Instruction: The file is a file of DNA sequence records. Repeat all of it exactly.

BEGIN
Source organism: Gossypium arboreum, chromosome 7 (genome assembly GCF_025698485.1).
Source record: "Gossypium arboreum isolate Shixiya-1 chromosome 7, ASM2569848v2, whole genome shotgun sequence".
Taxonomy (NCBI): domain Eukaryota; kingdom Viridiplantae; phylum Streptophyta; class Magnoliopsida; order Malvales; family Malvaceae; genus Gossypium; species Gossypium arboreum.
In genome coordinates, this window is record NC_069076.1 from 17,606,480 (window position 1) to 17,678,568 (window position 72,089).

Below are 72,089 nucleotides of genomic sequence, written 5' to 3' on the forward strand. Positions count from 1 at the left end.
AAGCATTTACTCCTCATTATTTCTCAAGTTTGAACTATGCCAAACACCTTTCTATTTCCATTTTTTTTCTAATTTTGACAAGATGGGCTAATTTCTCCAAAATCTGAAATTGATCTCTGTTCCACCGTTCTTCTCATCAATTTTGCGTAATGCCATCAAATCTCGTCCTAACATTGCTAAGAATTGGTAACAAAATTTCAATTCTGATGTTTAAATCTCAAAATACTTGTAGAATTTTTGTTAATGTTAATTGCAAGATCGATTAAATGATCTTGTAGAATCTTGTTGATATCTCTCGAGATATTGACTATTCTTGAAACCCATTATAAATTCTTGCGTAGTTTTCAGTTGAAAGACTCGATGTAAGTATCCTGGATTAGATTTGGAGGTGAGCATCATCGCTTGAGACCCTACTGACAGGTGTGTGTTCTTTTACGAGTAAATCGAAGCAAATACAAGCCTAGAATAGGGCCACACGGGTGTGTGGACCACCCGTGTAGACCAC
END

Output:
Source organism: Gossypium arboreum, chromosome 7 (genome assembly GCF_025698485.1).
Source record: "Gossypium arboreum isolate Shixiya-1 chromosome 7, ASM2569848v2, whole genome shotgun sequence".
Taxonomy (NCBI): domain Eukaryota; kingdom Viridiplantae; phylum Streptophyta; class Magnoliopsida; order Malvales; family Malvaceae; genus Gossypium; species Gossypium arboreum.
In genome coordinates, this window is record NC_069076.1 from 17,606,480 (window position 1) to 17,678,568 (window position 72,089).

Below are 72,089 nucleotides of genomic sequence, written 5' to 3' on the forward strand. Positions count from 1 at the left end.
AAGCATTTACTCCTCATTATTTCTCAAGTTTGAACTATGCCAAACACCTTTCTATTTCCATTTTTTTTCTAATTTTGACAAGATGGGCTAATTTCTCCAAAATCTGAAATTGATCTCTGTTCCACCGTTCTTCTCATCAATTTTGCGTAATGCCATCAAATCTCGTCCTAACATTGCTAAGAATTGGTAACAAAATTTCAATTCTGATGTTTAAATCTCAAAATACTTGTAGAATTTTTGTTAATGTTAATTGCAAGATCGATTAAATGATCTTGTAGAATCTTGTTGATATCTCTCGAGATATTGACTATTCTTGAAACCCATTATAAATTCTTGCGTAGTTTTCAGTTGAAAGACTCGATGTAAGTATCCTGGATTAGATTTGGAGGTGAGCATCATCGCTTGAGACCCTACTGACAGGTGTGTGTTCTTTTACGAGTAAATCGAAGCAAATACAAGCCTAGAATAGGGCCACACGGGTGTGTGGACCACCCGTGTAGACCAC